*Taking a bolus 15 – 20 min before a meal helps to keep blood sugar levels under control after eating.
‡ Refers to auto correct, which provides bolus assistance. Can deliver all correction doses automatically without user interaction, feature can be turned on and off.
† Refers to SmartGuard™ feature. Individual results may vary.
1. Definition: Bolus. Nemours KidsHealth. Available at: https://kidshealth.org/en/teens/bolus.html. Accessed April 12, 2024.
2. The 6 Types of Insulin: A Guide to Regular, Short, and Long-Acting Insulins. GoodRxHealth. Available at: https://www.goodrx.com/classes/insulins/insulin-types-how-to-use. Accessed April 12, 2024.
3. Bolus insulins (short-acting and rapid-acting). The Johns Hopkins Patient Guide to Diabetes. Available at: https://hopkinsdiabetesinfo.org/medications-for-diabetes-regular-and-ra…. Accessed April 12, 2024.

Important safety information: MiniMed™ 780G system with SmartGuard™ technology with Guardian™ 4 sensor
The MiniMed™ 780G system is intended for continuous delivery of basal insulin at selectable rates, and the administration of insulin boluses at selectable amounts for the management of type 1 diabetes mellitus in persons seven years of age and older requiring insulin as well as for the continuous monitoring and trending of glucose levels in the fluid under the skin. The MiniMed™ 780G system includes SmartGuard™ technology, which can be programmed to automatically adjust insulin delivery based on the continuous glucose monitoring (CGM) sensor glucose values and can suspend delivery of insulin when the sensor glucose (SG) value falls below or is predicted to fall below predefined threshold values.
The Medtronic MiniMed™ 780G system consists of the following devices: MiniMed™ 780G insulin pump, the Guardian™ 4 transmitter, the Guardian™ 4 sensor, One-press serter, the Accu-Chek™ Guide Link blood glucose meter, and the Accu-Chek™ Guide test strips. The system requires a prescription from a healthcare professional.

The Guardian™ 4 sensor is intended for use with the MiniMed™ 780G system and the Guardian 4 transmitter to monitor glucose levels for the management of diabetes. The sensor is intended for single use and requires a prescription. The Guardian™ 4 sensor is indicated for up to seven days of continuous use.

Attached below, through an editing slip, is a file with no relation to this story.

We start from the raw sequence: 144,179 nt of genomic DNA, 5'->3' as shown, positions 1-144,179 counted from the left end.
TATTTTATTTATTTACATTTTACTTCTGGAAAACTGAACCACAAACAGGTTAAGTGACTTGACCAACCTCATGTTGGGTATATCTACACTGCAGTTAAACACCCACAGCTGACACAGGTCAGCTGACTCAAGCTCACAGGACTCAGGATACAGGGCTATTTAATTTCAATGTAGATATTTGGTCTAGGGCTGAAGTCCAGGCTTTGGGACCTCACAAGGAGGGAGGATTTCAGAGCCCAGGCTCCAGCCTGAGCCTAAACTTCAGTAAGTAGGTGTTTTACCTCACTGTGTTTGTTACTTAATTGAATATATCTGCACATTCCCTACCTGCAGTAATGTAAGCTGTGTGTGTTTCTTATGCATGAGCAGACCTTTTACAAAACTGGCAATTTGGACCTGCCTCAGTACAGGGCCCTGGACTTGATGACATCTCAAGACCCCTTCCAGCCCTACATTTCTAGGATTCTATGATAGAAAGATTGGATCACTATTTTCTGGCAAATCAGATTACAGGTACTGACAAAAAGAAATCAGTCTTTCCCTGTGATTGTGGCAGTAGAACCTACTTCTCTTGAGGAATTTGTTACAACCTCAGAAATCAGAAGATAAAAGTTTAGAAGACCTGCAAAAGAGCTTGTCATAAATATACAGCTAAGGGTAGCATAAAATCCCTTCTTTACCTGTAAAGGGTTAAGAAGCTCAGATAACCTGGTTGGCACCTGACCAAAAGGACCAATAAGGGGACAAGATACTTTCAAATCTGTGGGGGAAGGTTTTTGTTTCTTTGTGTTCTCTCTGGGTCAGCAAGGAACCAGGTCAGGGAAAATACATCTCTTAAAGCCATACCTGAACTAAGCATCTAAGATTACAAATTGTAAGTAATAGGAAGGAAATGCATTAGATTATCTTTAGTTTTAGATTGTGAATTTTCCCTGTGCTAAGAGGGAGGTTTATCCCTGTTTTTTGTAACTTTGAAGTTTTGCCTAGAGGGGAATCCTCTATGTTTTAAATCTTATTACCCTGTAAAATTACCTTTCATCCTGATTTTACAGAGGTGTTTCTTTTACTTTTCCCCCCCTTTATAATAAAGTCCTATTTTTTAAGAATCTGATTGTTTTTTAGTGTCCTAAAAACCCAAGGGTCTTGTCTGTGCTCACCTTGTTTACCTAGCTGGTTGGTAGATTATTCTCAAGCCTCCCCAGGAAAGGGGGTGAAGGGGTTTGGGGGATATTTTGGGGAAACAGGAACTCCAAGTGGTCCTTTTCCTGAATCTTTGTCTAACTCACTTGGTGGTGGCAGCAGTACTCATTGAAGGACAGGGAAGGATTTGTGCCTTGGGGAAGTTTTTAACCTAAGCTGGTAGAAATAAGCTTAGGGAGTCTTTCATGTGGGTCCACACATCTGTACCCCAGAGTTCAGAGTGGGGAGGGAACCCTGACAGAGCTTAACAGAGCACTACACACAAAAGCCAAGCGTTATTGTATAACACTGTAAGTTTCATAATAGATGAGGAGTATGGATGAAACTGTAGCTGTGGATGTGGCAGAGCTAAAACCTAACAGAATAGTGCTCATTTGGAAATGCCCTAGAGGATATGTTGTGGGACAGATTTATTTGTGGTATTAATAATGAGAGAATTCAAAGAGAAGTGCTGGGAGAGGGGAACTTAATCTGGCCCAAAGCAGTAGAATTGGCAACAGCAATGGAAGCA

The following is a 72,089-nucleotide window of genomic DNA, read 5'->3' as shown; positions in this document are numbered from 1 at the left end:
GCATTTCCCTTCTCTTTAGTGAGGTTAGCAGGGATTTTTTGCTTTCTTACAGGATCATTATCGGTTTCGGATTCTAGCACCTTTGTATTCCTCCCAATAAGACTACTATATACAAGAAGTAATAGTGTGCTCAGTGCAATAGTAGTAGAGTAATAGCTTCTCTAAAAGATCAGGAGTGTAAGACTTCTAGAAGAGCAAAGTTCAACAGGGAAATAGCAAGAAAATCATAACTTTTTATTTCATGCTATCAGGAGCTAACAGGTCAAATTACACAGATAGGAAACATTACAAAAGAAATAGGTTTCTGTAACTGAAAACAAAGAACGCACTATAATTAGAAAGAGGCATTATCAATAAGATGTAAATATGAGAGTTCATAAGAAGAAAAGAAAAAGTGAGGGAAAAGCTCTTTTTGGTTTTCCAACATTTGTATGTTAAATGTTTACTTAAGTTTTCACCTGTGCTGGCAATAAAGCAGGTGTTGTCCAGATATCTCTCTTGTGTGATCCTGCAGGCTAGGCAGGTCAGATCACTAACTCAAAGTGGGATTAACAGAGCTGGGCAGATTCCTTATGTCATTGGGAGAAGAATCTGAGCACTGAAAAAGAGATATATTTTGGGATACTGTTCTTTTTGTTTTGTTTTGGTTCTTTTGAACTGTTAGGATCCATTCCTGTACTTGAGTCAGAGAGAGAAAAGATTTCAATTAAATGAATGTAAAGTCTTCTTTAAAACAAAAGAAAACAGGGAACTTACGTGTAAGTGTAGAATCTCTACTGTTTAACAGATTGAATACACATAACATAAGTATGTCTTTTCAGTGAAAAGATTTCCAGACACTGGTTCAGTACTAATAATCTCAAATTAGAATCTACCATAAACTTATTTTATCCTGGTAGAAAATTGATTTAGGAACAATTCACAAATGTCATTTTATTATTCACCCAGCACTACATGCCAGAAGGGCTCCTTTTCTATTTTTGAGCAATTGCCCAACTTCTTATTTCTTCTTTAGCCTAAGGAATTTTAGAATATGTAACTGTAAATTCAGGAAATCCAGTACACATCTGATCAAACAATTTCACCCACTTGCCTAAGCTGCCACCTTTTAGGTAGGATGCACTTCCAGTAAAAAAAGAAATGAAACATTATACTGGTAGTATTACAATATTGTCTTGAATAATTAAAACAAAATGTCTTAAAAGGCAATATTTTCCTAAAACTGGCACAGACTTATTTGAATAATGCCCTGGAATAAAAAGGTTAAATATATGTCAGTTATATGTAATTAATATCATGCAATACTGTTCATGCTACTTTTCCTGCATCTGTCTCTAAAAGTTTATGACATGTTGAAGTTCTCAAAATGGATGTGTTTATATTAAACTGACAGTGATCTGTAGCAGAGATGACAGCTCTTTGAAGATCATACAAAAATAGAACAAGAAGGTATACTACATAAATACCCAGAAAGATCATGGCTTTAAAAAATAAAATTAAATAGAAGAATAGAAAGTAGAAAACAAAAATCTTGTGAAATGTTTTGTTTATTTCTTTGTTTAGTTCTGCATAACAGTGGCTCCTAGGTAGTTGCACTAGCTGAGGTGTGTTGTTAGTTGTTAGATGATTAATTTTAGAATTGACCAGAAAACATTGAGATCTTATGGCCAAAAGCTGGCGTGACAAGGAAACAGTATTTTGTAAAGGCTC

The Guardian™ 4 sensor is not intended to be used directly to make therapy adjustments while the MiniMed™ 780G is operating in manual mode. All therapy adjustments in manual mode should be based on measurements obtained using a blood glucose meter and not on values provided by the Guardian™ 4 sensor. The Guardian™ 4 sensor has been studied and is approved for use in patients ages 7 years and older and in the arm insertion site only. Do not use the Guardian™ 4 sensor in the abdomen or other body sites including the buttocks, due to unknown or different performance that could result in hypoglycemia or hyperglycemia.
WARNING: Do not use the SmartGuard feature for people who require less than 8 units or more than 250 units of total daily insulin per day. A total daily dose of at least 8 units, but no more than 250 units, is required to operate in the SmartGuard feature.

WARNING: Do not use the MiniMed 780G system until appropriate training has been received from a healthcare professional. Training is essential to ensure the safe use of the MiniMed 780G system. 
WARNING: Do not use SG values to make treatment decisions, including delivering a bolus, while the pump is in Manual Mode. When the SmartGuard feature is active and you are no longer in Manual Mode, the pump uses an SG value, when available, to calculate a bolus amount. However, if your symptoms do not match the SG value, use a BG meter to confirm the SG value. Failure to confirm glucose levels when your symptoms do not match the SG value can result in the infusion of too much or too little insulin, which may cause hypoglycemia or hyperglycemia. 
Pump therapy is not recommended for people whose vision or hearing does not allow for the recognition of pump signals, alerts, or alarms. The safety of the MiniMed™ 780G system has not been studied in pregnant women, persons with type 2 diabetes, or in persons using other anti-hyperglycemic therapies that do not include insulin. For complete details of the system, including product and important safety information such as indications, contraindications, warnings and precautions associated with system and its components, please consult https://www.medtronicdiabetes.com/important-safety-information#minimed-… and the appropriate user guide at https://www.medtronicdiabetes.com/download-library
Important Safety Information: InPen™
The InPen™ is a home- use reusable pen injector for single- patient use by people with diabetes under the supervision of an adult caregiver, or by a patient age 7 and older for the self- injection of a desired dose of insulin and for calculating an insulin dose or carbohydrate intake based on user entered data. A healthcare professional must assist in dosage programming of the device prior to use, based on various patient- specific criteria and targets. The InPen™ requires a prescription. For additional product and safety information, please consult the Instructions for Use and bit.ly/InPenRisks.